The submissions which the committee received for its inquiry all
expressed support for the Bill and did not identify any issues of concern in
relation to the Bill's schedules. For this reason, the committee has contained
its comments to those aspects of the Bill addressed in the submissions
received. The Explanatory Memorandum (EM) to the Bill sets out the proposed
amendments in detail.
Schedule 1 – Serious drugs
The EM to the Bill explains that the purpose of Schedule 1 of the Bill is
to 'strengthen the Commonwealth's serious drug offences framework.'
The Bill seeks to do this by amending Chapter 9 of the Criminal Code Act
1995 (Criminal Code) and making consequential amendments to the Customs
The changes set out in Part 1 of Schedule 1 will amend Part 9.1 of the
Criminal Code in relation to serious drugs by amending Divisions 300, 301, 307,
308, and 314 of Part 9.1.
Part 1 of Schedule 1 – Amendments
Division 314 of the Criminal Code
Existing Division 314 of the Criminal Code lists by name and sets out quantities
of 'controlled' and 'border controlled' drugs, plants and precursors. Item 19
of Schedule 1 of the Bill will repeal Division 314, and the items and
quantities listed in Division 314 will be moved into the Criminal Code
The EM explains that transferring these listings into regulations is
'appropriate' as it will allow:
...the Government to respond swiftly to proscribe new
substances that arise as the illicit drugs market evolves. In addition, it will
permit new and emerging substances to be included in the regulations more
quickly than listing substances in the Criminal Code, where an amendment to the
list requires a legislative amendment.
Division 301 of the Criminal Code
Existing Division 301 of the Criminal Code enables the Minister to make
interim regulations, for a period of twelve months; and emergency
determinations, for a period of 28 days, in relation to certain substances.
This power is currently necessary as the substances and quantities that are
'controlled' or 'border controlled' are identified specifically by name and
quantity, in the provisions of Division 314. The repeal of Division 314, as
proposed by the Bill, will require that existing Division 301 be repealed
and replaced with a new division.
Proposed new Subdivision C of Division 301 (serious drugs and
precursors: emergency determinations)
will improve the existing mechanisms which enable the Minister to make an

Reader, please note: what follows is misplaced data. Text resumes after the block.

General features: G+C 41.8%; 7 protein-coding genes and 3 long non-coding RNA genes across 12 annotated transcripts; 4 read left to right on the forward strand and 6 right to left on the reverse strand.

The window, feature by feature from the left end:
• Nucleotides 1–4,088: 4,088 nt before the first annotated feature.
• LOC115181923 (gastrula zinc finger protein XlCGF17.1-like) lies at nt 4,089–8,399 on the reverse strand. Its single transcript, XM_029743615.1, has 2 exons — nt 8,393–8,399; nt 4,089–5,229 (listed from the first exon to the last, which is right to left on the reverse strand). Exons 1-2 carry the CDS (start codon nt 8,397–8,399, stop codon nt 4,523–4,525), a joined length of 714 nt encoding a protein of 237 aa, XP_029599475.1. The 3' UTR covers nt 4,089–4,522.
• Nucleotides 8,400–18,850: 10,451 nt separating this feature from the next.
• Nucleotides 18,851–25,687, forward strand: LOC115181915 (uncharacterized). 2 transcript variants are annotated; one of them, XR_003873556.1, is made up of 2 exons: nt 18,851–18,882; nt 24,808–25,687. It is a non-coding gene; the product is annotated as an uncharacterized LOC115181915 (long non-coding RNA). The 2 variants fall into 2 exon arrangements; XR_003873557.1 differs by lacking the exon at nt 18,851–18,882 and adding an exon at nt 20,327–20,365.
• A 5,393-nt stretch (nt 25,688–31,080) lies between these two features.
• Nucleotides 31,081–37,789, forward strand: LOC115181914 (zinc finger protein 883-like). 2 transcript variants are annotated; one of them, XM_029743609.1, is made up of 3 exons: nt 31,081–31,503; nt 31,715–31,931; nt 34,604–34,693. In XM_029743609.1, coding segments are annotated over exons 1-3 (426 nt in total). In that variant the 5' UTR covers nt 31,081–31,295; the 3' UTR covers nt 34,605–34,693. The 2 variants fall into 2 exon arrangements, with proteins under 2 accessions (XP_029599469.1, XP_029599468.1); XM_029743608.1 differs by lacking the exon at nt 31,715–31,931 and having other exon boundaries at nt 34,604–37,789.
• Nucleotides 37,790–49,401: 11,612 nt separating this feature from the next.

emergency determination in certain circumstances.
The emergency determination mechanism:
...aims to increase public safety by ensuring that substances
with unknown or unidentified harms can be prohibited in a responsive manner,
until such time as an appropriate assessment has been made.
Under the existing provisions, emergency determinations are only
effective for a period of 28 days, or such shorter period as specified.
The proposed amendments will extend this time period to 12 months, with the
possibility for extension to 18 months.
The EM explains that change is required as the existing timeframe has
proven insufficient to obtain and assess evidence on which to base decisions
and that increasing the period of time for which emergency determinations remain
...allow for expert analysis in determining the harms of a
substance and, on the basis of this assessment, for an informed decision to be
made about whether it should be listed indefinitely in the regulations.
Divisions 307 and 308 of the
Items 17 and 18 of Schedule 1 of the Bill will amend Divisions 307 and
308 (import-export and possession offences) of the Criminal Code to provide an exemption
from criminal offences where border controlled drugs or border controlled plants
are the subject of an emergency determination:
On the basis that an emergency determination can be made in
relation to a substance where the known risks may not yet be fully
substantiated and that may later be found to have no known harms, it is not appropriate
to subject an individual to criminal punishment on the basis of possessing a
small quantity of the substance.
Comments by submitters in respect
of Schedule 1 of the Bill
Of the three submissions received by the committee, two commented on
Schedule 1 of the Bill to express support for the proposed amendments.
The Australian Crime Commission (ACC) submitted:
The ACC fully supports provisions which ensure that the
Commonwealth's serious drug offences framework can quickly respond to new and
emerging substances. As such, the ACC supports...[the Bill]...and believes this
approach will strengthen the Commonwealth's ability to adapt to and address the
changing illicit drug markets.
Similarly, in respect of Schedule 1 of the Bill, the Commonwealth
Director of Public Prosecutions (CDPP) advised:
The CDPP sees benefit in these amendments which will ensure
the Commonwealth's serious drug offences framework remains up to date and is
better able to respond to new and emerging substances.
Schedule 2 – Identity crime and air travel
Schedule 2 of the Bill sets out amendments that seek to expand existing
identity crime offences in Division 372 of Part 9.5 of the Criminal Code, and provide